Ken was one of the seminar speakers at Home Furniture's April Market, his topic advertising. Utilizing the Advertising Planner, he's defined that 53.3 percent of his advertising budget is national, 35.6 percent local and he spends 11.1 percent on promotions.

"When I use Home's national flyers, I'm telling the consumer that my store is part of a big picture. The flyer teases them with a small sample of the cross-section of home furnishings available to them through my store. 'New looks' tell them my store is fashion conscious. With Home's 'best buys' I'm demonstrating clearly I have unquestionable value and, with the finance terms, I'm telling them it's affordable now. This type of advertising has long lasting benefits. At the end of March this year I received a phone call from a lady who inquired if we had a wicker set advertised in our flyer. She'd had the flyer since last summer!"

Ken cited three types of advertising needed to generate high ticket sales, "foundation, preservation, and hook". Foundation advertising is usually generic, and involves store signage, delivery truck signage, sponsoring local hockey teams, highway billboards, signs in the local arena and placemats in the town's most popular restaurant. National flyers fall in the preservation category. Ken's "hook ads" convey a sense of urgency, preferred customer sales, no PST/GST (PST is the Ontario Provincial Sales Tax of 8%, and GST is the Federal Goods and Services Tax of 7%). A recent "hook" ad that has "worked wonders, given my sales a boost, needs and takes very little work, absolutely no special inventory buys and even gives me an extra day off" headlines "Closed Today To Re-Price The Entire Store! Absolutely every single item on sales storewide." Ken believes strongly in preferred customer sales -- "This type of promotion will be the major contributing factor to an increase of sales for next fiscal year." A previous employer used such events six times each year, based on evenings not normally open to the public. Customers were enticed with a free gift, free draw, and super specials. But, insists Ken, "You need a good customer list, a major undertaking but it's a must!"

He keeps an up-to-date history of all his advertising efforts. Not only does it help him with ad layouts, but when he studies his last year's daily sales totals and sees an increase, he can check his advertising scrap book. "If I did something special that worked, I know it won't happen by chance. I have to make it happen."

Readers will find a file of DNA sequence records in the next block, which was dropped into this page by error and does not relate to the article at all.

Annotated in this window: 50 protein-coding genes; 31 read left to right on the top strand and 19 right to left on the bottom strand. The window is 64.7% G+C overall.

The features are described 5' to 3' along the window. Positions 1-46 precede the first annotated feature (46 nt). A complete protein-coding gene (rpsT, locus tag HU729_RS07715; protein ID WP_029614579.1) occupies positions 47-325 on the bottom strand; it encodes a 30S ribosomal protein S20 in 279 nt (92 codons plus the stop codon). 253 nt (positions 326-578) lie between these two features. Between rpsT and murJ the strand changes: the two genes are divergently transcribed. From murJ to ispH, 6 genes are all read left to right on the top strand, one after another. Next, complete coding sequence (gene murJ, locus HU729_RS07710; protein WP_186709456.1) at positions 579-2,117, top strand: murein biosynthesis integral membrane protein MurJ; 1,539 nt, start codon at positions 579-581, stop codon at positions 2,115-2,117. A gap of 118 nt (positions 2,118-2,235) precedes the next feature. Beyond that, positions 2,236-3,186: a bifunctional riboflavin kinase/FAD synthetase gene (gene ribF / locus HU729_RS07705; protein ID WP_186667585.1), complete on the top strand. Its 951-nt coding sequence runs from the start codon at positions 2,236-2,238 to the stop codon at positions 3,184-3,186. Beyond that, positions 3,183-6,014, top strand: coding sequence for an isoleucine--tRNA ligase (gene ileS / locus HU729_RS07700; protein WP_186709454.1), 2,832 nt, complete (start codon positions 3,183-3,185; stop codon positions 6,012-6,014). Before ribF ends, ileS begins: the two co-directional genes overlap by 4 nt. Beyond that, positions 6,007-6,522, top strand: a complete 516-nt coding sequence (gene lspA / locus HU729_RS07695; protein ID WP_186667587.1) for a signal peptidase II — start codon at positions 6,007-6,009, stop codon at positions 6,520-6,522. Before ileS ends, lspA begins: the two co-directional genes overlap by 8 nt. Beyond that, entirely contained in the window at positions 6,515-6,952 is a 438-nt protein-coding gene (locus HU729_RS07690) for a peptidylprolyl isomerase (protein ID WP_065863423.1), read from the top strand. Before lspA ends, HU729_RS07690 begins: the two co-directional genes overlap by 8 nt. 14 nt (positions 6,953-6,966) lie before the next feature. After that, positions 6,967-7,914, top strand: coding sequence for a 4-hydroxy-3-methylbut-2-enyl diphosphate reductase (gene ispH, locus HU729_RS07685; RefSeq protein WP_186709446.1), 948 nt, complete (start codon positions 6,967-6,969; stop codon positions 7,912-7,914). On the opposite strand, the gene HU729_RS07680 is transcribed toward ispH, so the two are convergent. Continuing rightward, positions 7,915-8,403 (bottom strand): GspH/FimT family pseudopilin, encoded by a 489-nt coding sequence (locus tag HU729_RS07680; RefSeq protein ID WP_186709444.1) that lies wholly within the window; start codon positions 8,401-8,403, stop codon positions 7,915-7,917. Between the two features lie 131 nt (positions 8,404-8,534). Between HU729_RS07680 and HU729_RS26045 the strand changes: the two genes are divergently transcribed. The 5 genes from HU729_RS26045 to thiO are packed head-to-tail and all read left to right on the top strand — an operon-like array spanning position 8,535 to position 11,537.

Ken's history led him across Canada in a variety of retail situations, the most recent, prior to becoming a part of the Home group, in a family furniture and appliance mix. With his wife, Holly, he shares a business philosophy: " I cannot make people come into my store. I can invite them. I can entice them. I cannot make them come back. I may only have one kick at the can, so I have to make their visit as pleasant as possible. Even fun. I have to take any doubt from their minds that in my store they will find selection, quality, value and assurance of service". He adds one bit of top-spin, shared by everyone in the Home Family, "The harder I work, the luckier I get!"

If you'd like an excuse to visit La Belle Provence this month, there's the Montreal Furniture Market at Place Bonaventure June 15 through 18. It's the Market's 50th-anniversary, and exhibitors promise fresh, creative, innovative introductions. A bonus is the Montreal Grand Prix. Then, August l0th through l3, Toronto offers the Summer Home Furnishings Market. The Market runs concurrently with the largest Gift Show in Canada, with most of the action at The International Centre. Extra benefits include great theatre, international cuisine, Harbourfront and the Islands and the Blue Jays!

Furniture World is the oldest, continuously published trade publication in the United States. It is published for the benefit of furniture retail executives. Print circulation of 20,000 is directed primarily to furniture retailers in the US and Canada.  In 1970, the magazine established and endowed the Bernice Bienenstock Furniture Library (www.furniturelibrary.com) in High Point, NC, now a public foundation containing more than 5,000 books on furniture and design dating from 1620. For more information contact editor@furninfo.com.